35It remains unclear, though, to what extent sources not available to scholars or thepublic played a role in the final shape of the film. Seidler has said that Loguesson offered 30 years ago to show him his fathers notebooks, provided the kingswidow agreed. But when Seidler wrote Queen Elizabeth, the Queen Mother, hewas told that she found it too painful to remember the old anguish and beggedthat he wait until she had passed away.Although the Queen Mother died in 2002, filmmakers said they were providedwith Logues diaries, notes and letters only shortly before filming began. Seidlerhas not specified how material from Logues records was used, but he has saidthat research guided him to the conclusion that Logue utilized Freuds "talkingcure" approach. Thus, by reading up on the kings life, Seidler used what he terms"informed imagination" to create the films therapy scenes.Seidler also drew on personal experience: He himself stammered as a child, and itwas this that led him to an interest in George VI. From what he has said about hisown successful treatment, Seidler indicates that he projected that experience intohis fabrication about Logue having to work patiently to gain Berties trust. Thisliberty with the truth certainly gives the film more dramatic interest.There are many other instances of artistic license in "The Kings Speech." Forexample, Bertie chose his regal cognomen, George, out of respect for his fatherand not as the film has it because Churchill suggested that Albert sounded "tooGerman." Another dramatic fantasy occurs when the Archbishop of Canterbury(Derek Jacobi) breathlessly revealed that Logue was not in fact a doctor. Inreality, Logues credentials were never misrepresented. Bertie always referred tohim as "Mr. Logue" or simply "Logue." Logues grandchildren recently cameforward to say that their grandfather never used Christian names with the king atall — despite the movie making a strong point that the future king bristled atbeing called "Bertie" by Logue.As for Hitchens allegations, they are much ado about nothing. Churchillssupport of Edward VIII owed more to his near-medieval reverence for themonarchy than it did to the individual occupying the throne. In supporting theappeasement policies of Chamberlain, George VI acted in harmony with theoverwhelming majority of the British population across the political spectrum. Asa combat veteran of World War I, the king was as anxious as his subjects to avoida second conflict by any promising means. George VI was also at one with mostBritons in remaining skeptical about Churchill as prime minister until the greatman had proved himself.Hitchens will get a second chance to scrutinize moviedoms portrayal of EdwardVIII and George VI this year, when Madonnas film "W.E." — about WallisSimpson and Edward — hits theaters. Hes probably already stocking up onpencils. Freeman teaches history at California State Fullerton. Reprintedwith permission of the author. firstname.lastname@example.org.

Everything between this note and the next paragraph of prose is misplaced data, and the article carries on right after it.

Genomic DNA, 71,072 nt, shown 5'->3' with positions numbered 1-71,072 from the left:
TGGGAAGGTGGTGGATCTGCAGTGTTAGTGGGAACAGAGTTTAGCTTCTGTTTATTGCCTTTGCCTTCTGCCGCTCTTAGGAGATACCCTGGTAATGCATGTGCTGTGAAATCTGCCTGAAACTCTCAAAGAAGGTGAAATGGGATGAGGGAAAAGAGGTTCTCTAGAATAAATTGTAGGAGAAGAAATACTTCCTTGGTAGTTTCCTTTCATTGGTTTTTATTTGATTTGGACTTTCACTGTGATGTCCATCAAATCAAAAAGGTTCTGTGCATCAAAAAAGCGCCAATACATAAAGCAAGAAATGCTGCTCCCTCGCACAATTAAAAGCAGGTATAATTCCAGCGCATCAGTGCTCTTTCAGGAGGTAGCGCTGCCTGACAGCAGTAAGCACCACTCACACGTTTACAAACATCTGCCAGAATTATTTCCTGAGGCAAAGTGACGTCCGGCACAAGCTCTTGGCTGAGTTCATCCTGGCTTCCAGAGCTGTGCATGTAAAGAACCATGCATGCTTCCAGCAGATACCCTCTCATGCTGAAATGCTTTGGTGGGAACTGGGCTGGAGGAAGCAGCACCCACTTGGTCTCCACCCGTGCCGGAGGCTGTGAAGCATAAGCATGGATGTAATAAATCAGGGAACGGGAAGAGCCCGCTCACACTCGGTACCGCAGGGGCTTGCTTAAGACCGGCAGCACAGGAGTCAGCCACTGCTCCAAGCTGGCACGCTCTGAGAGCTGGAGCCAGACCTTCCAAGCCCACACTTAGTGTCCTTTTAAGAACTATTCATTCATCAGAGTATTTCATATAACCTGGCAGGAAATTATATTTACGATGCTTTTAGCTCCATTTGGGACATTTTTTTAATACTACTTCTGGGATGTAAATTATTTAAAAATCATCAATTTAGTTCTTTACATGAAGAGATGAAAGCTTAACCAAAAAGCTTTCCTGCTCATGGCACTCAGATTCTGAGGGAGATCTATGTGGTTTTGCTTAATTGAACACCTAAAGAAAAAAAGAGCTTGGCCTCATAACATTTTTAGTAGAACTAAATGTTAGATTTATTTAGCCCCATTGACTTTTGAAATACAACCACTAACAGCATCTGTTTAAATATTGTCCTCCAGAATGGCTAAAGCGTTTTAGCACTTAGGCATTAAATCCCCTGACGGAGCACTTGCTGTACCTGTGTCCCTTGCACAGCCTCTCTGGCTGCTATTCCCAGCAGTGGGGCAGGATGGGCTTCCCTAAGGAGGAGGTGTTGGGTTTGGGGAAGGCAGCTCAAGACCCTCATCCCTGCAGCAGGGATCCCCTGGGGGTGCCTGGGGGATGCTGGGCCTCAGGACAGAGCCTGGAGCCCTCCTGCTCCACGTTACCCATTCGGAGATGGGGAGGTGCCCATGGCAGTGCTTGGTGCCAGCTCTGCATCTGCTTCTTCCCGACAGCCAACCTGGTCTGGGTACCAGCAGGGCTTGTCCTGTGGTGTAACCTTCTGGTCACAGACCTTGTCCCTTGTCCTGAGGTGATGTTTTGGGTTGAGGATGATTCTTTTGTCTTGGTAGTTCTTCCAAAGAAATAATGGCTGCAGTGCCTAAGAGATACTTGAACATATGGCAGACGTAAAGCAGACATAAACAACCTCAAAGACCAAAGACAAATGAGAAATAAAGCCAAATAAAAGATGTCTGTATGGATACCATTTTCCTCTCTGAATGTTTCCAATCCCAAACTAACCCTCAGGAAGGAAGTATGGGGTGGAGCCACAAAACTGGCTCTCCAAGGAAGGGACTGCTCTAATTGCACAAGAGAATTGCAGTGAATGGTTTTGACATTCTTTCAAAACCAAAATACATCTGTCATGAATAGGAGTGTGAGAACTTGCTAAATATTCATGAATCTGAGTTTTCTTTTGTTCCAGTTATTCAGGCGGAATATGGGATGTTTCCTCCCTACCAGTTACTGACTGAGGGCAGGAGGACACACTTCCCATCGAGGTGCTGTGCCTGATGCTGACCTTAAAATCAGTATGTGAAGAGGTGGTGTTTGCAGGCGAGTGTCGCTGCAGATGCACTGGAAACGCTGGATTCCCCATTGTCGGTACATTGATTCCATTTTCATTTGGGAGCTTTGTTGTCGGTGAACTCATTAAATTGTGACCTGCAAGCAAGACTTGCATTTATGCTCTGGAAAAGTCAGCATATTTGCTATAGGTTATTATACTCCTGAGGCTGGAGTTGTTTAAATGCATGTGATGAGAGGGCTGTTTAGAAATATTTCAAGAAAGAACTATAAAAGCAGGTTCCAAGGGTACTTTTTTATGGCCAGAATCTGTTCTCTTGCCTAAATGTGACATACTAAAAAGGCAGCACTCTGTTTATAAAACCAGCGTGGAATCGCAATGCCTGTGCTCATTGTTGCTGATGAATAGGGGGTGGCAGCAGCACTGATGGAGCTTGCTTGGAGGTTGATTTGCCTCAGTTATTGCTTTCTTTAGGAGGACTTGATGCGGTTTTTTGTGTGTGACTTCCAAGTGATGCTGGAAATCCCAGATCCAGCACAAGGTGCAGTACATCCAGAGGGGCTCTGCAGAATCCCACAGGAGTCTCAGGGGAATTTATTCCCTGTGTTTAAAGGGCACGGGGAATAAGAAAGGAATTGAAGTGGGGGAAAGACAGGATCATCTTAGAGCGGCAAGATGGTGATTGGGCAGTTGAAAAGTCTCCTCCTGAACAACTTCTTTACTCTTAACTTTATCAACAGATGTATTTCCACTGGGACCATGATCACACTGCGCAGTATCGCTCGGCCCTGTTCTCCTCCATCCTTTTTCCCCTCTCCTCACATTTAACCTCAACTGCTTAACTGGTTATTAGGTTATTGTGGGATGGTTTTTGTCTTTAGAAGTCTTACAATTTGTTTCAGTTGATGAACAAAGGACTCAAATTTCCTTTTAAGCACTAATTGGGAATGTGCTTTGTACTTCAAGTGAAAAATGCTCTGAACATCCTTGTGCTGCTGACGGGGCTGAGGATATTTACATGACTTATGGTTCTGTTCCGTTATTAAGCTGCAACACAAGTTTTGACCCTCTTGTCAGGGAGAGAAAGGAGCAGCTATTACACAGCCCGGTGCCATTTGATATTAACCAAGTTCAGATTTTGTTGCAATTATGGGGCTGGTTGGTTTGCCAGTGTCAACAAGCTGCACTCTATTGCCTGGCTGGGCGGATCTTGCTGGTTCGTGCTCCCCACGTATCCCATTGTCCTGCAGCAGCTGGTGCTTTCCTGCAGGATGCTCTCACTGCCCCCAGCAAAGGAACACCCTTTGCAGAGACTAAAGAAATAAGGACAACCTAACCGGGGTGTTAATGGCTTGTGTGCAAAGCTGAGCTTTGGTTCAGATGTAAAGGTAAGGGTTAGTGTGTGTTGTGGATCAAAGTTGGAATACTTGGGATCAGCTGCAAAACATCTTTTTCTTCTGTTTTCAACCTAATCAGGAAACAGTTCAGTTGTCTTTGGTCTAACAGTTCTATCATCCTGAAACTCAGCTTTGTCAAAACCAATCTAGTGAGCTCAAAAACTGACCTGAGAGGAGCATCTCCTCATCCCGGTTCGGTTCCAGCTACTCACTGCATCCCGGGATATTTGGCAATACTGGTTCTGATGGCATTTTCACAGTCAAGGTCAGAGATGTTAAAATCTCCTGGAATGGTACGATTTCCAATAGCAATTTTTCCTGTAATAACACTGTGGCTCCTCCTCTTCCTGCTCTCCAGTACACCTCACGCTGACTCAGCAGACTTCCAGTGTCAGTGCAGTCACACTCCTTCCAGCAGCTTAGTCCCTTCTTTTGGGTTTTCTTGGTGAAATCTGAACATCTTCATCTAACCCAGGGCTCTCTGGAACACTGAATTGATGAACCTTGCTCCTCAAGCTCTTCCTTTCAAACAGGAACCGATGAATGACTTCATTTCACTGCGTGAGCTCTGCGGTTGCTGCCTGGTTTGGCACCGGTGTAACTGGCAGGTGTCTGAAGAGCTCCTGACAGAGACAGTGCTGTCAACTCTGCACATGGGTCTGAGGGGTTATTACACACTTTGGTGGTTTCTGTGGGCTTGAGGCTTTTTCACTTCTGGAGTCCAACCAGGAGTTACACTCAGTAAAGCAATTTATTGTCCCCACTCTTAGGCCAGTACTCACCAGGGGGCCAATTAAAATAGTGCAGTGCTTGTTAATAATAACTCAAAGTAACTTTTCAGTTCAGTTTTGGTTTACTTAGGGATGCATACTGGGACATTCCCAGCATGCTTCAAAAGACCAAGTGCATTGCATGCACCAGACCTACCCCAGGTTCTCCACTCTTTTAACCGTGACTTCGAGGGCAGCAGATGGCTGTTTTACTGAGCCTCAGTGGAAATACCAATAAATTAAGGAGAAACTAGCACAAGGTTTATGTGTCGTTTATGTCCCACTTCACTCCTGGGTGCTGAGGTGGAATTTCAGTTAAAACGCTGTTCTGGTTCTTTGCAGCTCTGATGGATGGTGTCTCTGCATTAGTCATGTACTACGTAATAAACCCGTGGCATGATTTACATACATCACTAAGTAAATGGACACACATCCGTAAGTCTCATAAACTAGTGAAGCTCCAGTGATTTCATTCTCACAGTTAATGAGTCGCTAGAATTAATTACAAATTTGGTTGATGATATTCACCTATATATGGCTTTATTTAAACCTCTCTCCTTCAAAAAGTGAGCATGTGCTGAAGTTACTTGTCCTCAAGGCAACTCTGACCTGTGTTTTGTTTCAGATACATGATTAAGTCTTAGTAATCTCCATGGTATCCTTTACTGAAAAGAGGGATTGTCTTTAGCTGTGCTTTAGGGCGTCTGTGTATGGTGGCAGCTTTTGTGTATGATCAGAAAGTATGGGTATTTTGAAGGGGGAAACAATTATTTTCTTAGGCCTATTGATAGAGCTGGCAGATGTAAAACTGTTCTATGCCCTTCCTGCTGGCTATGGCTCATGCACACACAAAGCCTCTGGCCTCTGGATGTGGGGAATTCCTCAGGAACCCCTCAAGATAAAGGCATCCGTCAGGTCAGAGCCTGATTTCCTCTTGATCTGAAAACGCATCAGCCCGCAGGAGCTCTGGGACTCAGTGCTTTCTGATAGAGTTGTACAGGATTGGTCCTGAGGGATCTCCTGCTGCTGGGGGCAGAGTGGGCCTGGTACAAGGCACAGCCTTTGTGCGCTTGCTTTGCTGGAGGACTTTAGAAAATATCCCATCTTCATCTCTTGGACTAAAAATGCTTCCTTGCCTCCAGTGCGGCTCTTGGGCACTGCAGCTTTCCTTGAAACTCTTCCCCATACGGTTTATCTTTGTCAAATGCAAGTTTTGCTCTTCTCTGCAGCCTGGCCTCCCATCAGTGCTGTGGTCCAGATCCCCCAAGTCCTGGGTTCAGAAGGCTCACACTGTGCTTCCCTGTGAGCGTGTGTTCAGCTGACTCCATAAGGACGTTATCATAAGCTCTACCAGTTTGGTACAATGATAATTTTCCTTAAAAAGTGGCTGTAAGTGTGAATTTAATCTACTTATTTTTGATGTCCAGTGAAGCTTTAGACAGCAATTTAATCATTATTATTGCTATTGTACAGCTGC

36 Bookworm’s Corner by James R. Lancaster The curious chronology of the glow-worm storyIn Violet Bonham Carter’s book Winston Churchill as I Knew Him, published in1965, Violet tells us that the legendary first meeting with Winston took place inthe summer of 1906. Many years later, on 22 February 1942, she wrote to Winstona letter in which she referred to their first meeting: I always remember you saying to me at a dinner at Mary Elcho’s – at which I first met you – “We are all worms – but I do believe that I am a glow-worm.” You never said a truer word – but oh! for more glow-worms!This letter was printed in Champion Redoubtable, The Diaries and Letters ofViolet Bonham Carter, 1914-194, but this book was not published until 1998. Sowhere do we have to go for the first published account of the 1906 meeting?As it happens, the first published account of Violet Asquith’s meeting withWinston at Lady Elcho’s appeared as Violet’s tribute to Winston on his eightiethbirthday [30 November 1954], published as Winston Churchill — As I Know Him,almost the same title she would later use for her book.After receiving his copy of the book of tributes published by Cassell [WinstonSpencer Churchill, Servant of Crown and Commonwealth, a tribute by varioushands presented to him on his eightieth birthday, edited by Sir James Marchant,
37Cassell, 1954], Winston wrote a note of thanks to Violet, as she recounts in herdiary entry for Friday 5 November 1954: Worked. Was manicured (very badly!). Had a most moving letter from W. who had just got the Cassell book He writes of the various contributions: ‘There is one which means more to me than all the remainder & which indeed moves me deeply. It seems that after all these years you still believe me to be a glow-worm. That is a complement which I find entirely acceptable.’ It has made me very proud & happy.The next published account was in French, in 1956. The author was PrincessMarthe Bibesco (1886-1973), a Romanian who married Prince George III Bibescoat the age of 17 – on her wedding day she wrote: “I stepped onto the Europeanstage through the grand door”. Fluent in French, and spending most of her life inFrance, she became an established and successful writer in her adopted country.She first met Winston Churchill in Paris in 1914 at a private dinner to whichvarious members of the French Parliament had been invited to meet Churchill, theFirst Lord of the Admiralty at the time. Five years later Marthe was introduced to Violet Bonham Carter, eldestdaughter of Herbert Asquith, Prime Minister 1908-1916. Violets half-sisterElizabeth (1897-1945, the first child of her father’s second marriage) married, inLondon, May 1919, Marthe’s cousin Prince Antoine Bibesco. In 1956 Marthe’s book about Churchill’s courage – Churchill ou le Couragewas published in France. In the first chapter of this book she recounts a meeting inLondon (circa 1952) with Violet and some other friends where each was asked todescribe the circumstances when they met Winston for the first time. Violet wasthe first to give her account. It is very similar to the account she later gave in thefirst two pages of her book Winston Churchill as I Knew Him, published in 1965, afew months after the death of Winston Churchill. Marthe’s book was translated into English in 1957, published as Sir WinstonChurchill, Master of Courage. A short time ago in London, in a friend’s house, we were comparing notes about the great man and somebody suggested the following game: each one in turn was to say where, and under what circumstances, he had first met Winston Churchill. The first to be asked was Lady Violet Bonham Carter, Asquith’s eldest daughter. I asked her if their first meeting had taken place at Downing Street where she was then living with her father. She thought for a moment and said: “No, the first time I saw him was in London at a dinner party, the year I came out. I was sitting next to him. He did not open his mouth. He was hunched up with his head well down between his shoulders and seemed to be brooding about something. He intimidated me and I was